Considering an entire thread of discussion, which marian started and effectively finished, I found that her rhetorical strategies shifted as she moved through the thread, gradually strengthening slightly. This thread concerns messages which marian first labeled "paranoid of technology." The thread is shown in full (with marianís mail and the responses she received) in the final eight messages in the handout. Iíll consider only marianís responses, but I've included the responses she received to set the rhetorical context. In the message where she introduces the topic, marian relies on weaker rhetorical strategies, questioning and qualifying in the first line: "donít you think that there is a point in which technology is detrimental? donít get me wrong though, i do think that some advancements are good, but look at what is happening here." She ends the message again undercutting her efforts with "i guess iíve said too much..."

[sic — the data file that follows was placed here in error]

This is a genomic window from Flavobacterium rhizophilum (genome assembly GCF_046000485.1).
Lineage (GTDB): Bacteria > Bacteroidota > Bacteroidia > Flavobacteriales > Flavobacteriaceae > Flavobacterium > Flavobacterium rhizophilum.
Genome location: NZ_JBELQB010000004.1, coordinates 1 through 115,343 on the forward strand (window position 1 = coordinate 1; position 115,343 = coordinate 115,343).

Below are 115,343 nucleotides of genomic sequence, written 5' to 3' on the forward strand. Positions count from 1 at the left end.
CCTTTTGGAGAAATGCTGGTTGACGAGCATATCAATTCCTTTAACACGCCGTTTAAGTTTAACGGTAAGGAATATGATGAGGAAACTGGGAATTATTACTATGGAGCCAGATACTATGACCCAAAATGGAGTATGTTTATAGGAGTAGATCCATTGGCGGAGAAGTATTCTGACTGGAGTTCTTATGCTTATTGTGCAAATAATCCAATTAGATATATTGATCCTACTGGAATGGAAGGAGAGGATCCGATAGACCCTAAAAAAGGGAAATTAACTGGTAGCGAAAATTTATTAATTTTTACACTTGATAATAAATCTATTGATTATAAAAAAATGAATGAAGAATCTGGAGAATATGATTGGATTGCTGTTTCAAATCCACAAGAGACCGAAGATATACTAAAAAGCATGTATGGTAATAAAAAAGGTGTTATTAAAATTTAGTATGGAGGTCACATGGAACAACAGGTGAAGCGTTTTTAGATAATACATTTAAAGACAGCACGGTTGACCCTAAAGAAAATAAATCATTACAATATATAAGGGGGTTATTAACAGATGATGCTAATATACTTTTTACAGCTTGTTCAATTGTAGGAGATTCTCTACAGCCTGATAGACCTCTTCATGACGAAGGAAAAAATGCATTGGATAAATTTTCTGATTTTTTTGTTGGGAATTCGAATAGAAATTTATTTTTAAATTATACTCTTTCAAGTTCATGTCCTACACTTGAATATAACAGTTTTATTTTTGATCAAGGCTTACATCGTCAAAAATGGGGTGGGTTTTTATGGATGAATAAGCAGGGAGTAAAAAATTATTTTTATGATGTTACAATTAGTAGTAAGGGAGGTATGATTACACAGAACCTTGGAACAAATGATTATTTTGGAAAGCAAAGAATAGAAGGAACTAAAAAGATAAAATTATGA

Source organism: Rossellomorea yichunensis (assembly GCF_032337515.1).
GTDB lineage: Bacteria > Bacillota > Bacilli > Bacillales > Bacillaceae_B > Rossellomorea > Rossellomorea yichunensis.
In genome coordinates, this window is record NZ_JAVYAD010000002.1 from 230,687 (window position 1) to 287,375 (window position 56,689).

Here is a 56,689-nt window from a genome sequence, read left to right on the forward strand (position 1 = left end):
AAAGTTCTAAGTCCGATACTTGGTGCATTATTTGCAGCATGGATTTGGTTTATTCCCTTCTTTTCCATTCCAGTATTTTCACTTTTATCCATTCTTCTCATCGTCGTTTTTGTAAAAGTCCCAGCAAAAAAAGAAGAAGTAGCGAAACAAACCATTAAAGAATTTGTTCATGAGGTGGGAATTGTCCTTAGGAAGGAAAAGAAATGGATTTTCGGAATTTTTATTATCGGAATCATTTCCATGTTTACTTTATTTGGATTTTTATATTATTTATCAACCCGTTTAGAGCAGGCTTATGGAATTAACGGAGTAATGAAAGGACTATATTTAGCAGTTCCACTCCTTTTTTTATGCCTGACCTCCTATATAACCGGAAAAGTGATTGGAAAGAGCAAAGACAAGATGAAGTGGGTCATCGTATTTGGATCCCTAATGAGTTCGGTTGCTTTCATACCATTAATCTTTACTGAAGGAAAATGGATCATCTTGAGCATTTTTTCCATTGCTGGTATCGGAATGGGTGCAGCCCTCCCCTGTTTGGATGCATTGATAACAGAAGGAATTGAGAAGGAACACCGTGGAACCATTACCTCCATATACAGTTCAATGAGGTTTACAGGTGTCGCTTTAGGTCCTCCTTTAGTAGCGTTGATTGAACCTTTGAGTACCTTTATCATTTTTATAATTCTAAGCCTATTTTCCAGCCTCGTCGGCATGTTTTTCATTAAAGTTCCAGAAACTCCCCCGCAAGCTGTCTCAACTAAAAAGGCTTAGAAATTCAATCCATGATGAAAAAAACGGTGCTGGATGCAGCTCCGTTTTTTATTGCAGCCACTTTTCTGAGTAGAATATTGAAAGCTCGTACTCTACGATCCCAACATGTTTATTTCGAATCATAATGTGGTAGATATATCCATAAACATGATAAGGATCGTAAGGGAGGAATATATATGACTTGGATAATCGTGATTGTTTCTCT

As you move through marianís messages however, she relies more and more on declarative rather than interrogative structures. On page three of the handout, the middle message, she begins with a much stronger statement of her ideas: "when i wrote about being paranoid of technology i meant the effects technology has made on ourselves and the environment." and a little further down, she states, "it seems that many people have forgotten that we need each other and our environment to survive. as so many people are out there for the quickest dollar and they donít care what the consequences will be, all they want is power and money." Her writing is not without weak strategies, as shown in boldface, she says things like "maybe iíve watched a couple too many movies and read too many books, but with the way things are going now, i really donít have much faith in the future." In the final message in the thread, the last message on the last page of the handout, marian makes her final statement on the topic, defending her point of view. She uses all capital letters and while she does include an "IíM SORRY," her language is declarative, specific, and strong -- expressing her anger over being misinterpreted.